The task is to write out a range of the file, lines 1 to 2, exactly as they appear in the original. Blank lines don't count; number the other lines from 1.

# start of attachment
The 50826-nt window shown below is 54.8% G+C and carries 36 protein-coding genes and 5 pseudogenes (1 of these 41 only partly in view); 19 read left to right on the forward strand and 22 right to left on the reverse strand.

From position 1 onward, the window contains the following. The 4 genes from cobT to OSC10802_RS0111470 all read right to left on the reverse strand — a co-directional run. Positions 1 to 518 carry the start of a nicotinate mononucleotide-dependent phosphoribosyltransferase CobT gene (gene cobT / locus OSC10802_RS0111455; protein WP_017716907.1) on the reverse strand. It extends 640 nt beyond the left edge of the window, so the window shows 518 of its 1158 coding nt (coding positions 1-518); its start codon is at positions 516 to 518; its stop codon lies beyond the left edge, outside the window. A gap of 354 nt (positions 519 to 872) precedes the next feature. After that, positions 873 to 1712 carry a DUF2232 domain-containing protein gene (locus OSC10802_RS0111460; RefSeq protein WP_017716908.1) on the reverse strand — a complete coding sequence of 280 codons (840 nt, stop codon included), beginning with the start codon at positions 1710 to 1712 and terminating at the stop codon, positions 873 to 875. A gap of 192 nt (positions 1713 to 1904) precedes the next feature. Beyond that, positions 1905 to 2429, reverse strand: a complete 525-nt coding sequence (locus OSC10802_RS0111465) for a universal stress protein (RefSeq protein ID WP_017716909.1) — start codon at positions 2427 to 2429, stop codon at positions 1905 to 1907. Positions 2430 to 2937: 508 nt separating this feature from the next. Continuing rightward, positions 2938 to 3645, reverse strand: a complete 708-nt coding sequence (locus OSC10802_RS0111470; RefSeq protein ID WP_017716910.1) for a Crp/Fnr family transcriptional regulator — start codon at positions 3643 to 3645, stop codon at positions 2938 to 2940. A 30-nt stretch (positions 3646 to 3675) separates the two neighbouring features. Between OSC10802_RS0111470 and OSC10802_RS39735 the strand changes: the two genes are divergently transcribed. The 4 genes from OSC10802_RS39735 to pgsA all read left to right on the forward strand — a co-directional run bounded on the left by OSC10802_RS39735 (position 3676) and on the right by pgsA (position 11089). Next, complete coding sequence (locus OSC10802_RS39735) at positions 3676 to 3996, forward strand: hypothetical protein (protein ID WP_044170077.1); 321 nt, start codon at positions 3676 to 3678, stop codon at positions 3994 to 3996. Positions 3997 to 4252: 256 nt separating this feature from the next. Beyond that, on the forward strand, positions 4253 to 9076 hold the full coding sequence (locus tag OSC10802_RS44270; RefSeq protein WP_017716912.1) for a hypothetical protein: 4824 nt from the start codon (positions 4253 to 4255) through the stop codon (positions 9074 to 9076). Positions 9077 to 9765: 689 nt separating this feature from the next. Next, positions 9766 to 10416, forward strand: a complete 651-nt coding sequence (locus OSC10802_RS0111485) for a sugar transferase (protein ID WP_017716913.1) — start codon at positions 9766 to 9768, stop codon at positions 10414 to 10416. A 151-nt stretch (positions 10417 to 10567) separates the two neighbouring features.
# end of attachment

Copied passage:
The 50826-nt window shown below is 54.8% G+C and carries 36 protein-coding genes and 5 pseudogenes (1 of these 41 only partly in view); 19 read left to right on the forward strand and 22 right to left on the reverse strand.

From position 1 onward, the window contains the following. The 4 genes from cobT to OSC10802_RS0111470 all read right to left on the reverse strand — a co-directional run. Positions 1 to 518 carry the start of a nicotinate mononucleotide-dependent phosphoribosyltransferase CobT gene (gene cobT / locus OSC10802_RS0111455; protein WP_017716907.1) on the reverse strand. It extends 640 nt beyond the left edge of the window, so the window shows 518 of its 1158 coding nt (coding positions 1-518); its start codon is at positions 516 to 518; its stop codon lies beyond the left edge, outside the window. A gap of 354 nt (positions 519 to 872) precedes the next feature. After that, positions 873 to 1712 carry a DUF2232 domain-containing protein gene (locus OSC10802_RS0111460; RefSeq protein WP_017716908.1) on the reverse strand — a complete coding sequence of 280 codons (840 nt, stop codon included), beginning with the start codon at positions 1710 to 1712 and terminating at the stop codon, positions 873 to 875. A gap of 192 nt (positions 1713 to 1904) precedes the next feature. Beyond that, positions 1905 to 2429, reverse strand: a complete 525-nt coding sequence (locus OSC10802_RS0111465) for a universal stress protein (RefSeq protein ID WP_017716909.1) — start codon at positions 2427 to 2429, stop codon at positions 1905 to 1907. Positions 2430 to 2937: 508 nt separating this feature from the next. Continuing rightward, positions 2938 to 3645, reverse strand: a complete 708-nt coding sequence (locus OSC10802_RS0111470; RefSeq protein ID WP_017716910.1) for a Crp/Fnr family transcriptional regulator — start codon at positions 3643 to 3645, stop codon at positions 2938 to 2940. A 30-nt stretch (positions 3646 to 3675) separates the two neighbouring features. Between OSC10802_RS0111470 and OSC10802_RS39735 the strand changes: the two genes are divergently transcribed. The 4 genes from OSC10802_RS39735 to pgsA all read left to right on the forward strand — a co-directional run bounded on the left by OSC10802_RS39735 (position 3676) and on the right by pgsA (position 11089). Next, complete coding sequence (locus OSC10802_RS39735) at positions 3676 to 3996, forward strand: hypothetical protein (protein ID WP_044170077.1); 321 nt, start codon at positions 3676 to 3678, stop codon at positions 3994 to 3996. Positions 3997 to 4252: 256 nt separating this feature from the next. Beyond that, on the forward strand, positions 4253 to 9076 hold the full coding sequence (locus tag OSC10802_RS44270; RefSeq protein WP_017716912.1) for a hypothetical protein: 4824 nt from the start codon (positions 4253 to 4255) through the stop codon (positions 9074 to 9076). Positions 9077 to 9765: 689 nt separating this feature from the next. Next, positions 9766 to 10416, forward strand: a complete 651-nt coding sequence (locus OSC10802_RS0111485) for a sugar transferase (protein ID WP_017716913.1) — start codon at positions 9766 to 9768, stop codon at positions 10414 to 10416. A 151-nt stretch (positions 10417 to 10567) separates the two neighbouring features.